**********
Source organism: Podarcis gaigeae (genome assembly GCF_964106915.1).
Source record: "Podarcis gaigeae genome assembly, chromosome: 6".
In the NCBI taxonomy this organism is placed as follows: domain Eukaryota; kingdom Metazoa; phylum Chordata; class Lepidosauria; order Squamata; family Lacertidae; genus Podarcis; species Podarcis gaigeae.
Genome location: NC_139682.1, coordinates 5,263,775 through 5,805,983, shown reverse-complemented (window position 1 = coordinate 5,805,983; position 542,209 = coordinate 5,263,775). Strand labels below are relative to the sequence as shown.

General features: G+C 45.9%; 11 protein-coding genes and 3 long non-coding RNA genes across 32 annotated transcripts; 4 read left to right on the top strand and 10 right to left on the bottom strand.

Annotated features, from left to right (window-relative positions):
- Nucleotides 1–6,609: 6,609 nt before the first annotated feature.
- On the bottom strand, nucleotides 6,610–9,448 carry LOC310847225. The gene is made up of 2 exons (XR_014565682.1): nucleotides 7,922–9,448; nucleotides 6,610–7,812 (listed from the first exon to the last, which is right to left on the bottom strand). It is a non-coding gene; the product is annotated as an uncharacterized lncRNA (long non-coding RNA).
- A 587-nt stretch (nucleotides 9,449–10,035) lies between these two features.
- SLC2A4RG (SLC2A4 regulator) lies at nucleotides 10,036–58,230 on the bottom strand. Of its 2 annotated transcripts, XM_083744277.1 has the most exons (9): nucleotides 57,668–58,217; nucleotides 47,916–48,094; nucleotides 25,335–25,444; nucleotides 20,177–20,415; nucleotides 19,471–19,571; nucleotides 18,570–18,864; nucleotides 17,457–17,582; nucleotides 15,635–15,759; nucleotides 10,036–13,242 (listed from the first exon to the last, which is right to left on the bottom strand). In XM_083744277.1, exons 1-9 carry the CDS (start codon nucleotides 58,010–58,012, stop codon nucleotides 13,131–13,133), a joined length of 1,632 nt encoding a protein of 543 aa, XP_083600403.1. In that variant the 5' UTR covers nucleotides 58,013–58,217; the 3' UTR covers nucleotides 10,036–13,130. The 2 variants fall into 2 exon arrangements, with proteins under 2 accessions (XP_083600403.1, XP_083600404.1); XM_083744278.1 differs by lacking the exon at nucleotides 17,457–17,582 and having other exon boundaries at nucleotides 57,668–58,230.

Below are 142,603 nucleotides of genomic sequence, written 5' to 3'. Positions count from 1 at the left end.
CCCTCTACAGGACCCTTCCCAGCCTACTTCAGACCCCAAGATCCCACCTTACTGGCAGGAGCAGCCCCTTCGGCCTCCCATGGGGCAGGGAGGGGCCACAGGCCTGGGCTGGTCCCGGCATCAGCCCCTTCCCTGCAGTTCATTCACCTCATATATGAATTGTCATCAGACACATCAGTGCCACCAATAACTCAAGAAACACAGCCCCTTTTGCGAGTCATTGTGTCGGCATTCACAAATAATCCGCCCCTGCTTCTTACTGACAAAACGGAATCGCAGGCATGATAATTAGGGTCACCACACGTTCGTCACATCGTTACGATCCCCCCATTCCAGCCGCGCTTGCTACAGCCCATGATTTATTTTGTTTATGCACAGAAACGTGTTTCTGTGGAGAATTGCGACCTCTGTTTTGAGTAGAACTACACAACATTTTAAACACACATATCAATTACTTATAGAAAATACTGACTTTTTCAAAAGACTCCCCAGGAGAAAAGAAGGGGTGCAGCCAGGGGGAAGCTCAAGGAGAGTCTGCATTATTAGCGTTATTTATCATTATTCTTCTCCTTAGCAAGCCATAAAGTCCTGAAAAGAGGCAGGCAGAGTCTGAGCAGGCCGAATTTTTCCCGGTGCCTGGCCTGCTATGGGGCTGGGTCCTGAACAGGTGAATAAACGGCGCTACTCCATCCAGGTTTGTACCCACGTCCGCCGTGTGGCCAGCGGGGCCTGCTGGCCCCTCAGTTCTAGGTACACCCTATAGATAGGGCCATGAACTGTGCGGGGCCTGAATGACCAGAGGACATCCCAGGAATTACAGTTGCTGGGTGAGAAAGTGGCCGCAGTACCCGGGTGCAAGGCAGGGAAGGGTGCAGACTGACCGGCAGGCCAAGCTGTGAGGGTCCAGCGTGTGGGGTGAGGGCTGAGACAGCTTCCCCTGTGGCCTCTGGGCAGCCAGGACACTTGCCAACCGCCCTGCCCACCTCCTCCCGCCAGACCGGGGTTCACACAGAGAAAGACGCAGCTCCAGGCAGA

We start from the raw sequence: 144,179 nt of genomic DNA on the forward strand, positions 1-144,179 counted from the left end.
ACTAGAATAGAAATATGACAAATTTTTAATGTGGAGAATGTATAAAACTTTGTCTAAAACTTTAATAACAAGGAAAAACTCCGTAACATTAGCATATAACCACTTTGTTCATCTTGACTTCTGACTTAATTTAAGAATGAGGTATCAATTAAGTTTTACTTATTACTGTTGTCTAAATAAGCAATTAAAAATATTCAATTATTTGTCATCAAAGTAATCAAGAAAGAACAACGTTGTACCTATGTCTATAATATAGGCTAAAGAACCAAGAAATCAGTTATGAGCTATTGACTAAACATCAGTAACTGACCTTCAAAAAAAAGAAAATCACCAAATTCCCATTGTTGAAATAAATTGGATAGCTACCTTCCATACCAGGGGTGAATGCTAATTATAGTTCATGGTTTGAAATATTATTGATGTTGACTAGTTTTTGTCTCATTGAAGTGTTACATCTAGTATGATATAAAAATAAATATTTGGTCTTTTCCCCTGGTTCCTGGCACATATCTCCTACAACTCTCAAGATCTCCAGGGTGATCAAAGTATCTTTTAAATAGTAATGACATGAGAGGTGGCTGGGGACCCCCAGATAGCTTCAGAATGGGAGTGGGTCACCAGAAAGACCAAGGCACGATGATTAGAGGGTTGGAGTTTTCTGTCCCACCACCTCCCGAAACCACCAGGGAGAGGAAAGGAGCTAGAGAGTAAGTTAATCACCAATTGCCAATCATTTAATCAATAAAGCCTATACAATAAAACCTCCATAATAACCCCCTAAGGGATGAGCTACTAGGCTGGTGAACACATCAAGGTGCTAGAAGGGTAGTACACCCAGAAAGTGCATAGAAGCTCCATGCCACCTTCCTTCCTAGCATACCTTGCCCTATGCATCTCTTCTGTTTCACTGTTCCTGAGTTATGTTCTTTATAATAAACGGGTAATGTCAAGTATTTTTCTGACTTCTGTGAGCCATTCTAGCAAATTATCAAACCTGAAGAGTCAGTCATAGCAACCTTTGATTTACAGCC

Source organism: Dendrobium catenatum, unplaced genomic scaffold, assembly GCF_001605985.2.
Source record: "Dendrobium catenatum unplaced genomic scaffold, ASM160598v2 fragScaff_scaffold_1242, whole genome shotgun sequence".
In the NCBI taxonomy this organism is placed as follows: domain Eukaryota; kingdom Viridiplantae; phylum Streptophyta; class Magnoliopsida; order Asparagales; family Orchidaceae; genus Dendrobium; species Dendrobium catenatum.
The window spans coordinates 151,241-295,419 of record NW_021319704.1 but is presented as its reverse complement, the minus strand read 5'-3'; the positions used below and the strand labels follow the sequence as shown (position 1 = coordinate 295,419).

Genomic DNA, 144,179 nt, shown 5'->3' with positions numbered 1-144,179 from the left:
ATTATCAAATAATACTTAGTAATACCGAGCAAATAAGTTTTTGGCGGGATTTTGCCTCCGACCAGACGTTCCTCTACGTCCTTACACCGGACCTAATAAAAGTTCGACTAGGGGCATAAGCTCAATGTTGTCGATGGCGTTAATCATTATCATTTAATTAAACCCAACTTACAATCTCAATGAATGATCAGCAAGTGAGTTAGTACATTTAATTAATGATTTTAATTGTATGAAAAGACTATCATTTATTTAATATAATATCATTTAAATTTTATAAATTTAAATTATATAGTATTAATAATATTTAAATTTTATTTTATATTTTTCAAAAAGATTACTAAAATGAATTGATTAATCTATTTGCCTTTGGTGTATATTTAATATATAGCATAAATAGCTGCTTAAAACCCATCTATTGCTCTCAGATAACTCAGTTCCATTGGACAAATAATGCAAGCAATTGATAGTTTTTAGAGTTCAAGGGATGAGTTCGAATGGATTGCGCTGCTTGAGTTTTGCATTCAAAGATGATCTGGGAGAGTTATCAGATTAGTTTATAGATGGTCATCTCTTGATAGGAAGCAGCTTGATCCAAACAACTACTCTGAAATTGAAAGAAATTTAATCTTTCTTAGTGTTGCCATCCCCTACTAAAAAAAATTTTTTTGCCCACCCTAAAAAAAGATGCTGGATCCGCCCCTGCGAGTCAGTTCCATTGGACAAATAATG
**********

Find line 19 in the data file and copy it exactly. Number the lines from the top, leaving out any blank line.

Genomic DNA, 144,179 nt, shown 5'->3' with positions numbered 1-144,179 from the left: